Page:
The noPILLS project
Why `noPILLS´ ?
Today about 3.000 pharmaceutical active substances have permits in Europe and – after consumption – are more or less excreted by the body.
The EU published the new draft annex for the Water Framework Directive in Jan. 2012 and after negotiation in parliament then added on July 2nd 2013 three pharmaceuticals to a “watch list” of emerging pollutants that could one day be placed on the priority list.
The new law acknowledges the risks posed by three widely-used pharmaceuticals (the hormonal preparations 17alphaethinylestradiol and 17beta-estradiol and the painkiller Diclofenac) and asks the European Commission to develop a strategic approach to the risks posed by pharmaceuticals in the aquatic environment.
Point source treatment may reduce the concentrated discharge at e.g. hospitals but in proportion to the consumption in private households other approaches are needed to reduce these micropollutants in the water cycle. A wide range of advanced techniques at municipal waste water treatment plants would mean enormous costs for water users.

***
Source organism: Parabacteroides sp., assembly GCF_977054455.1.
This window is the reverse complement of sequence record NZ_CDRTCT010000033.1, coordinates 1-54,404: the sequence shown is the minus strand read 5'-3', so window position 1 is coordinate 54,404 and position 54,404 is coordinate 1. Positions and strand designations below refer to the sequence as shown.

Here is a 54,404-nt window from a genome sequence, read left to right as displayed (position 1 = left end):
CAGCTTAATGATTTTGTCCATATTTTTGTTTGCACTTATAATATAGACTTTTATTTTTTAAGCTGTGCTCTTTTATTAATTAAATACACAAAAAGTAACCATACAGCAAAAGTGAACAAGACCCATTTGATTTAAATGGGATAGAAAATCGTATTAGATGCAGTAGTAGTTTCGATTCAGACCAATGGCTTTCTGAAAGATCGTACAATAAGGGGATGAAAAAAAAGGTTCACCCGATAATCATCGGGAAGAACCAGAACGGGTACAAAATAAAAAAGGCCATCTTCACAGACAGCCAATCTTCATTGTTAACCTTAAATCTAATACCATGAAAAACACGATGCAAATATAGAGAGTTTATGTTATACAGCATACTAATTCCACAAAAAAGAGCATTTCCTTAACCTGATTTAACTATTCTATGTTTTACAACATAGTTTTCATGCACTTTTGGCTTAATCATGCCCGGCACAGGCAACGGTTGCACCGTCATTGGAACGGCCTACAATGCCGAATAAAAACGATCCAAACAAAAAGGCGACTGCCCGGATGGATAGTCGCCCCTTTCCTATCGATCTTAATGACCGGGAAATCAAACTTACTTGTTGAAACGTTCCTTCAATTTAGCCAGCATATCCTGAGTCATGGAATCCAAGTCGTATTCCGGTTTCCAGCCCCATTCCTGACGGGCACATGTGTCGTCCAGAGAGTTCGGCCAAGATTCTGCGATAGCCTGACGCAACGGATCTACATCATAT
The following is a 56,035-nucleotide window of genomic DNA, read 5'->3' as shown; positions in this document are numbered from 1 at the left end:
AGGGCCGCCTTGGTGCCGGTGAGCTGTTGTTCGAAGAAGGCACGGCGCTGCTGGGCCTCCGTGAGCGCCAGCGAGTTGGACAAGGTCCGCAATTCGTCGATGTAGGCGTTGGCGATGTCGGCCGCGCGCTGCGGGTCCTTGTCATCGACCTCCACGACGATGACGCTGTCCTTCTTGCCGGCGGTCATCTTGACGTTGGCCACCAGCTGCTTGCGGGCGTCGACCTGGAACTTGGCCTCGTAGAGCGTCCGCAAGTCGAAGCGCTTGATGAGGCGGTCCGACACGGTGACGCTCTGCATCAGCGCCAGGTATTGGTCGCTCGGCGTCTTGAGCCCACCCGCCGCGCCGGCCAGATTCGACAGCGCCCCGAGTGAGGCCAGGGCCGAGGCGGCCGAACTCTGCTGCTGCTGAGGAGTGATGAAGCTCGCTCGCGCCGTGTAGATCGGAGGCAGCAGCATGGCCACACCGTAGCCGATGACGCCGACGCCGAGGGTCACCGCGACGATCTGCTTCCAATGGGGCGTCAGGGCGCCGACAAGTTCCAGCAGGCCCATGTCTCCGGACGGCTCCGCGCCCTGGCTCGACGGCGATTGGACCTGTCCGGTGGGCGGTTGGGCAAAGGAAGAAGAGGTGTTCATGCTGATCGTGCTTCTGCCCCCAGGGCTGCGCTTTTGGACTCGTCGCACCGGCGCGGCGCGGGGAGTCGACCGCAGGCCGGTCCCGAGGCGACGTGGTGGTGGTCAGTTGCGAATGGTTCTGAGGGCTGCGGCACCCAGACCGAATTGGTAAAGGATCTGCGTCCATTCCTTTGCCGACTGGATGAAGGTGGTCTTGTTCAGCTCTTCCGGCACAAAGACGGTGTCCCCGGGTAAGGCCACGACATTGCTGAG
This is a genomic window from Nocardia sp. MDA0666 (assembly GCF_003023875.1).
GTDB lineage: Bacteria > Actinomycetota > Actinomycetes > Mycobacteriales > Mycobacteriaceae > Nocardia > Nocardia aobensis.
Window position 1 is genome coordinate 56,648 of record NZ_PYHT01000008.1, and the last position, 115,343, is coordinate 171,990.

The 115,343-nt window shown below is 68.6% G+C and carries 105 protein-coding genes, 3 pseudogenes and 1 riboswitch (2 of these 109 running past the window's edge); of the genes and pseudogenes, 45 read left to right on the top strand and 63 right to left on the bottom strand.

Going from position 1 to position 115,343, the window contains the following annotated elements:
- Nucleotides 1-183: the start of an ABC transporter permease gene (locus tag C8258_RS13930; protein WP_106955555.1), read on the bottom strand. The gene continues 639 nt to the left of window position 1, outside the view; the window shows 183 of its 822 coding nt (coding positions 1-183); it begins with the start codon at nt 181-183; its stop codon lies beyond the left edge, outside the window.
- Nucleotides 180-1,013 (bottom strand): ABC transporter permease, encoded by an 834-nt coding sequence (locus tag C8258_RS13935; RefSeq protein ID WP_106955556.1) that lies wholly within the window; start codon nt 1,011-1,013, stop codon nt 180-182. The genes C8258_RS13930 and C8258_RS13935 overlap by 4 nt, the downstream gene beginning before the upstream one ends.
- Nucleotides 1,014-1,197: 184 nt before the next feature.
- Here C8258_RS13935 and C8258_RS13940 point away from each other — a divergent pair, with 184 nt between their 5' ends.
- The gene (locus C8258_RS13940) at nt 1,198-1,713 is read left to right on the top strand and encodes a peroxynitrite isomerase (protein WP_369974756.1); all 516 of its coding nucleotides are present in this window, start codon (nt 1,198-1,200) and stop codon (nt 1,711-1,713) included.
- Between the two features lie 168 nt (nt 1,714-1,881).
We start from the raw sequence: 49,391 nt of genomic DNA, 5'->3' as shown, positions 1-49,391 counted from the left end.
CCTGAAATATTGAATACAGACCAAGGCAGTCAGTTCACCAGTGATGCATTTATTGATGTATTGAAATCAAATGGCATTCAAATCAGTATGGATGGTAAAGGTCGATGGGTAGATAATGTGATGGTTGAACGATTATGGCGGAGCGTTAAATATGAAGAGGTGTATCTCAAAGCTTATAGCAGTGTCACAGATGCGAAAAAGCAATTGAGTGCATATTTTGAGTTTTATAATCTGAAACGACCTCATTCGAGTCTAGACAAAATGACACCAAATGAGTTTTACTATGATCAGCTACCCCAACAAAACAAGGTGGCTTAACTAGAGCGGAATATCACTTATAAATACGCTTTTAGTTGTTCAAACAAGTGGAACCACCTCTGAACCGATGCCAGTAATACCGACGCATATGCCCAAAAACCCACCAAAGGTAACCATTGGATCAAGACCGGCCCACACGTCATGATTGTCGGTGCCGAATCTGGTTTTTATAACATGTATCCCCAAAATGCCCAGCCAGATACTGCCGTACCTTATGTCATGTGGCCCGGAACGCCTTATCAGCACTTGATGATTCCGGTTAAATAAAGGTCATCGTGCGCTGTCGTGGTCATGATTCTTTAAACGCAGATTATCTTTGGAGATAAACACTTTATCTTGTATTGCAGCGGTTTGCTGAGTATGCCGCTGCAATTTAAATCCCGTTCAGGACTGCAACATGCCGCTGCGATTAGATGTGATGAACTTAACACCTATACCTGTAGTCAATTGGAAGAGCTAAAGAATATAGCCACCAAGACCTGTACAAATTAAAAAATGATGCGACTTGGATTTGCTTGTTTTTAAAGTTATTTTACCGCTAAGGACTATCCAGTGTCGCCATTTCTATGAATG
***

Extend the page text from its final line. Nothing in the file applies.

noPILLS will address the question if or how other strategies can be promising in the long term that are starting at the input instead elimination end-of-the-pipe, not only focussing on the pharmaceuticals listed in the WFD annex but in general the need to reduce pharmaceutical micropollutants.
Learning from the previous PILLS project the noPILLS project widens the frame now towards pharmaceuticals in sewage and active change of consumer’s behaviour (first in test areas). One finding in the pills project was e.g. that about 70% of the consumed “medicine cocktail” may be excreted or washed off.
Depending on local situations, in many catchment areas point source treatment at hospitals can only reach residues up to 20% of the total emission, noPILLS addresses the remaining 80%, how consumers behaviour in test regions can be governed and so reduced adaptation of waste water treatment facilities with less expensive “high tech” would be possible.